66 million years ago, a massive asteroid struck the Earth with the force of a billion Hiroshima bombs. The ensuing apocalyptic extinction event ended the 150+ million year reign of the dinosaurs, and marked the dawn of the age of mammals. Artistic director Ari Rudenko presents Prehistoric Body Theater’s GHOSTS of HELL CREEK, a feature performance telling the story of Acheroraptor temertyorum, the last of the fierce bird-like raptor dinosaurs, who roamed the Hell Creek flood forests of prehistoric Montana before their obliteration in the terrifying impact. GHOSTS OF HELL CREEK then tells the survival story of Purgatorius unio, our earliest known primate ancestor, who rose from the ashes of the extinction, and thrived on the first fruit, as the world was born anew.
GHOSTS of HELL CREEK has been staged in Indonesia and the US, as both a live performance and experimental film. The first full-scale live productions of GHOSTS of HELL CREEK were commissioned by the Bergstrom Award for Art-Science Interface, in collaboration with Burke Museum curator of paleontology, and Hell Creek Project director Dr. Greg Wilson. The work showed at Meany Studio Theater, in Seattle, USA, on May 5-6, 2018. The Kickstarter funded film was shot in Indonesia, and will premiere as a museum video-art installation in Seattle in 2019, sponsored by 4Culture.org.
Prehistoric Body Theater was founded by artistic director Ari Rudenko in Indonesia, inspired by the myriad of animal characters in Indonesian traditional dance, and the unique strengths and perspectives Indonesian dancers bring to the work. GHOSTS of HELL CREEK is currently under development as an international touring production, starring a cast of Indonesian contemporary dancers. The piece will be in residency in Indonesia during 2019, and in 2020, we plan to launch a world tour of GHOSTS of HELL CREEK. Stay tuned for details.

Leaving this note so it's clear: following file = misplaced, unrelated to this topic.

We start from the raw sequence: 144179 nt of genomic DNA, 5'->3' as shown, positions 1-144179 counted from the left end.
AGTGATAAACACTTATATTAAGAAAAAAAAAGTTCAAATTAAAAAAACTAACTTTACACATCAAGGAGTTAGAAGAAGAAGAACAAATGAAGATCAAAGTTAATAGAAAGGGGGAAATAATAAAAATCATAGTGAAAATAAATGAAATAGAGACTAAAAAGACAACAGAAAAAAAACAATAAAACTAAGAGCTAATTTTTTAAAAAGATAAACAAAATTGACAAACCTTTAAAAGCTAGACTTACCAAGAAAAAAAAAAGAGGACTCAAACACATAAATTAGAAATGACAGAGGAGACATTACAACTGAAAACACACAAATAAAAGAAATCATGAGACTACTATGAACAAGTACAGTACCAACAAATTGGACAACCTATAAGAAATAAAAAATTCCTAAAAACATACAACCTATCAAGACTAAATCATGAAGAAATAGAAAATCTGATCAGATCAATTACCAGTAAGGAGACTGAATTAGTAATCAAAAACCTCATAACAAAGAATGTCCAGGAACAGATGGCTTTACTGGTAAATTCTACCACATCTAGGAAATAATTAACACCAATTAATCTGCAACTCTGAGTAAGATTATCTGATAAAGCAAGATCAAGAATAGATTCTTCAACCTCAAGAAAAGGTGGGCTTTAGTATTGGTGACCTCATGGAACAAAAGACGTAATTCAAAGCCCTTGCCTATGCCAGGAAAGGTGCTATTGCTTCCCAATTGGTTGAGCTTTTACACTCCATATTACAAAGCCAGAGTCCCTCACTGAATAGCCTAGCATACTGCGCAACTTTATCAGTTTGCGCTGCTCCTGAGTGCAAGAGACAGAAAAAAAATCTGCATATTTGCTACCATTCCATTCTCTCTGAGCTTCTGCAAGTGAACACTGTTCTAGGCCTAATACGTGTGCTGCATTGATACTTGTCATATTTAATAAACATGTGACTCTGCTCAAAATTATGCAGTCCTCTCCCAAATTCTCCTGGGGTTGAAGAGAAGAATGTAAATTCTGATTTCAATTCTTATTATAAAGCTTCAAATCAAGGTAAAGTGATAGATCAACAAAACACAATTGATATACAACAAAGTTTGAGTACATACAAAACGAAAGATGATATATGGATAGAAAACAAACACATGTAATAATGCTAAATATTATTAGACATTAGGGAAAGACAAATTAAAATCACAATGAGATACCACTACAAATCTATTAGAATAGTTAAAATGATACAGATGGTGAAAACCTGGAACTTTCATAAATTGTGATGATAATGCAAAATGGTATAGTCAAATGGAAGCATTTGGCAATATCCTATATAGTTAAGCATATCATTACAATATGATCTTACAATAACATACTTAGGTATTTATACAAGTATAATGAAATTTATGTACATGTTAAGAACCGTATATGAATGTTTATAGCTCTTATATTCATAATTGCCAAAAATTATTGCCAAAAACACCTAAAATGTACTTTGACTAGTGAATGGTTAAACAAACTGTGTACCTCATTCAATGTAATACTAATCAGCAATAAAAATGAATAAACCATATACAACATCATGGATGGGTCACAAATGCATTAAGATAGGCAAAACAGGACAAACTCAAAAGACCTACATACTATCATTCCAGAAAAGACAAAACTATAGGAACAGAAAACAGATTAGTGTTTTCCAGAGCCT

The Oxford University Press Integrative and Comparative Biology (ICB) Journal, a leading publication for the biological sciences, released their first ever volume on art-science collaboration in fall 2018. This edition features an article by artistic director Ari Rudenko on the concepts, mission, and history behind Prehistoric Body Theater. This article is oriented towards the science community, framing GHOSTS of HELL CREEK as an innovative form of global public outreach for paleontology.
This article was based on a talk Ari Rudenko gave at the 2018 Society for Integrative and Comparative Biology Conference (SICB) in San Francisco, USA, as part of a special symposium called “Science Through Narrative: Engaging Broad Audiences.” Ari presented alongside Hollywood companies such as Industrial Light and Magic, Pixar, and Dreamworks, discussing how art can bring scientific ideas and collaborations to the mainstream.